So far, more than 90,000 people from Glasgow and beyond have flocked to the cultural cauldron of the Merchant City for the famous festival, attending more than 300 performances in 75 venues.
However, organisers have promised this will pale in comparison to Glasgow's plans for the Merchant City Festival 2014, which will be the mainstay of the cultural programme alongside the Commonwealth Games.
Gordon Matheson, leader of Glasgow City Council and chairman of the Merchant City Festival, said: "The festival embodies everything I love about Glasgow. It is ambitious, diverse, exciting and fun. The atmosphere is amazing and it brings so many people together.
"What we have planned for the Merchant City Festival in 2014 will really blow visitors' minds.
"It is going to be spectacular and Glasgow is definitely going to be the place to be in 2014. We will show the world that we know how to party."
In 2006, Melbourne spent about £5 million on a cultural festival to run alongside its Commonwealth Games. The 12-day event was billed as the largest free cultural festival held in Australia.
And with the 2014 Games approaching, organisers in Glasgow are determined to show off the best the city has to offer.
A spokesman for Glasgow Life, which organises the Merchant City Festival, confirmed the two events would be "linking up" in 2014, but said final details were still being discussed, while the organisers of the Commonwealth Games said the budget and details for the cultural programme had yet to be decided.
Owner and manager of the Boteco Do Brasil bar and restaurant in Trongate, Luigi Aseni, has high hopes for the festival in 2014. He said: "Everything we are doing this year and next is building up to the biggest and best festival in 2014.
"This year has been fantastic. There is a great party atmosphere and more and more people have been getting involved. I know we will continue to build on this and make the 2014 festival the best it can be."
Now in its eleventh year, the five-day cultural event, which ends tonight, has become a fixture in Glasgow's events calendar, helping to establish the Merchant City as a cultural quarter in its own right. Scores of stalls offer clothing, crafts and jewellery, competing with colourful food stalls selling the produce of a host of exotic cuisines.
Transforming the city into a playground of colour, music, entertainment, food and drink, the festival's biggest programme to date has featured a variety of entertainment ranging from comedy to music, keeping crowds entertained at venues including The Brunswick, Blackfriars, City Halls and the Old Fruitmarket.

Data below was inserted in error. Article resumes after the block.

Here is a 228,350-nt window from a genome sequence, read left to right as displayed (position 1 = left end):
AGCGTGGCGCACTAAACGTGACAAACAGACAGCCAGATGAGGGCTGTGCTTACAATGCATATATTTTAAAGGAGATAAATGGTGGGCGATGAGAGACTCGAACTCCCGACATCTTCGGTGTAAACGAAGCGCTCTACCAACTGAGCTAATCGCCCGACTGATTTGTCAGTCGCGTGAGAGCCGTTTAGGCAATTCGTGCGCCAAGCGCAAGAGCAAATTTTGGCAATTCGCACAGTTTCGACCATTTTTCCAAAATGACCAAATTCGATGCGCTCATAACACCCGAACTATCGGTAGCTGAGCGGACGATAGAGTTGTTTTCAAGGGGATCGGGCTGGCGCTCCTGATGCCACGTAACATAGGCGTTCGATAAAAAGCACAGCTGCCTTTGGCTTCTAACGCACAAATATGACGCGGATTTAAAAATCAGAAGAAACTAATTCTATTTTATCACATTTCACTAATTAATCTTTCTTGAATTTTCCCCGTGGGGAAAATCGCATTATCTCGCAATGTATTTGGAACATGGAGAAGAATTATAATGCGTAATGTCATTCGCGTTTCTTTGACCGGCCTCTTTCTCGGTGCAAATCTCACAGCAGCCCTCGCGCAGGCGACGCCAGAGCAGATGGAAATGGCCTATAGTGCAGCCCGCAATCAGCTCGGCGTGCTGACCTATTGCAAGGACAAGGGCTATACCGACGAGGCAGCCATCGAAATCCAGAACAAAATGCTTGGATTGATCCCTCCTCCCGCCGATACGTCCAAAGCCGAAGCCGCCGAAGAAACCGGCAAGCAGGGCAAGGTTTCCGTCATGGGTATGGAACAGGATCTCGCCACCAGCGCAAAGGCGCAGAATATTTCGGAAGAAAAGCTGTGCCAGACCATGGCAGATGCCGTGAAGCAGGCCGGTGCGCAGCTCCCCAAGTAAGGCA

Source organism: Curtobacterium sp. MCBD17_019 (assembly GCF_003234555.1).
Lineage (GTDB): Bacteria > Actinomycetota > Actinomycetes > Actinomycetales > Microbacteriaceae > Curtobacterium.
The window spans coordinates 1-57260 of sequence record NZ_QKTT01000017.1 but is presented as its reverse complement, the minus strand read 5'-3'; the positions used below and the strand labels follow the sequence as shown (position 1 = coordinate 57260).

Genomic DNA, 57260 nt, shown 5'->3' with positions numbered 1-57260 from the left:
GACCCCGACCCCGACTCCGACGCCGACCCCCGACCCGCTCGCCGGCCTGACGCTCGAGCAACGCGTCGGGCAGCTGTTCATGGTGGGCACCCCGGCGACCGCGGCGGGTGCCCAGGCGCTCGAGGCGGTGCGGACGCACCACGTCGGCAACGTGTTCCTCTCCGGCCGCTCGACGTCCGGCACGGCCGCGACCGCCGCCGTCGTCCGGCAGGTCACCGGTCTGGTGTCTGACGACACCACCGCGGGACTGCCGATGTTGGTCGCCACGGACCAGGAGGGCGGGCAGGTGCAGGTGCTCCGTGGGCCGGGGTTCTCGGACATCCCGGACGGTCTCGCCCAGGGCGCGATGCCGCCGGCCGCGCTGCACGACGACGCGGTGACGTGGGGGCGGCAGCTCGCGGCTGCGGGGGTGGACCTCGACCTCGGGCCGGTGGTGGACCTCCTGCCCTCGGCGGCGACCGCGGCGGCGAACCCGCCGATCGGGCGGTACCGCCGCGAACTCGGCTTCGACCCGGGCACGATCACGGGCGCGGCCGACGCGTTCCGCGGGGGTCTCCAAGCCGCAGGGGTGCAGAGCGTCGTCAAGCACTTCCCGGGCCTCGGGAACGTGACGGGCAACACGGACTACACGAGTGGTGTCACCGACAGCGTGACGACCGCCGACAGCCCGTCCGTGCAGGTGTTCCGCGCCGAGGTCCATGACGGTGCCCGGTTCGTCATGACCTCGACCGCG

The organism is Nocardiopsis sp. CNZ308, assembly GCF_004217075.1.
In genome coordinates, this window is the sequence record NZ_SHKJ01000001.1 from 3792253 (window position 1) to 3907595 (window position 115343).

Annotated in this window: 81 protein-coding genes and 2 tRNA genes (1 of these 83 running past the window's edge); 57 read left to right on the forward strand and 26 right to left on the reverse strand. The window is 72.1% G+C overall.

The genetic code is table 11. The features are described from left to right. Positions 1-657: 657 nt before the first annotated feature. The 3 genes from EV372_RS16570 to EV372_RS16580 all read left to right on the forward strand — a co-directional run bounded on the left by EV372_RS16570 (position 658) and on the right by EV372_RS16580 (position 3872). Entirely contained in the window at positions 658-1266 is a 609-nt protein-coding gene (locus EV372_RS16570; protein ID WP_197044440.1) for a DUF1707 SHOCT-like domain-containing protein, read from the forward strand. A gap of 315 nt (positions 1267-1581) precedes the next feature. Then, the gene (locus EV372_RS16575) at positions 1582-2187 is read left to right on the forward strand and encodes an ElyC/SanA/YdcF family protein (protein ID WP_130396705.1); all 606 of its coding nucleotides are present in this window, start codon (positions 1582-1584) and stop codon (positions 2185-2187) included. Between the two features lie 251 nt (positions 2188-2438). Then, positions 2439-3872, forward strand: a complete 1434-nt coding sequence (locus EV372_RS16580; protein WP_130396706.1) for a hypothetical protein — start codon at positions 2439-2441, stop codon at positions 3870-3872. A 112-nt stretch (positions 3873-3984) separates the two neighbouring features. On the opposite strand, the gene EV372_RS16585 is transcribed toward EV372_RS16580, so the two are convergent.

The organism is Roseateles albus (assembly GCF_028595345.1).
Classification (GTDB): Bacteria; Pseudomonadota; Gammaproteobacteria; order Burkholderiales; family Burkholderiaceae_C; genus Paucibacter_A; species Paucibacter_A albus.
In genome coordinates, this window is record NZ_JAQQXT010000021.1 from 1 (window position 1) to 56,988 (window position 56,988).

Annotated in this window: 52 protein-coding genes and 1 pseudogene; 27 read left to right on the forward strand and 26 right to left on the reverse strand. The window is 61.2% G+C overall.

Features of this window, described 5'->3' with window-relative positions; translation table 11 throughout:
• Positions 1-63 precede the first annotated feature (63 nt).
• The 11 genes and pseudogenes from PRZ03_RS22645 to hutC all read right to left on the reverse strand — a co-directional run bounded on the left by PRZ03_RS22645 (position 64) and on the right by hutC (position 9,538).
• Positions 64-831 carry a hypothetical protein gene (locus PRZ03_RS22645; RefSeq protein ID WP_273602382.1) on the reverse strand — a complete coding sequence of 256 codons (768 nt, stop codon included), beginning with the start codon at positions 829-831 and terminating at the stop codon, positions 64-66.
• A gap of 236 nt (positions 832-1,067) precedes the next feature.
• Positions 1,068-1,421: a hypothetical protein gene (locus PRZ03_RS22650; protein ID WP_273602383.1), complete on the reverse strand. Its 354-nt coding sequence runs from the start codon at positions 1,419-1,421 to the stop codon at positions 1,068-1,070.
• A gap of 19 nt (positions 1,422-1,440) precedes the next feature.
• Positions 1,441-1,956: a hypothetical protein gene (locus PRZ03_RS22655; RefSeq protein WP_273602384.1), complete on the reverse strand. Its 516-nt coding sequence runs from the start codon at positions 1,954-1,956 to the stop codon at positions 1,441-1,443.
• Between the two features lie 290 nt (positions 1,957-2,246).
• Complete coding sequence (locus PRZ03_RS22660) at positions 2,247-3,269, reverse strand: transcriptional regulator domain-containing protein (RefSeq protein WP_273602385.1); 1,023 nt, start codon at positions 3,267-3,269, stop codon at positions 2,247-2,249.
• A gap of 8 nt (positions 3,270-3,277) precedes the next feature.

One of the earlier highlights was the Merchant City Festival parade on Wednesday, which added an explosion of colour to the closed-off streets.
A bizarre addition to this year's programme was the Big Man Walking Parade, during which a fully animated eight-metre-tall puppet went walkabout, terrifying and delighting visitors in equal measure, as it was led through the Merchant City by the Boteco Do Brasil Brazilian Band on Friday afternoon.
The programme this year includes a sporting theme to celebrate Glasgow's status as an Olympic City and the countdown to the 2014 Commonwealth Games.
Darren Scott, general manager of Metropolitan, at the heart of the festival in Merchant Square, added: "There has been a real vibrancy and energy about the festival this year, especially with the sporting theme.
"I think this has been the best start to the Merchant City Festival. It has been really lively and vibrant. I'm sure we will continue to build on this, as we work towards the festival in 2014."
Matheson added: "The festival was moved from its usual September slot to tie in with the Olympic and Commonwealth Games
"It's clear that its quality is increasing every year and this year has been the biggest and best yet.
"The Merchant City Festival will be the cultural heart for what we have planned for Glasgow in 2014."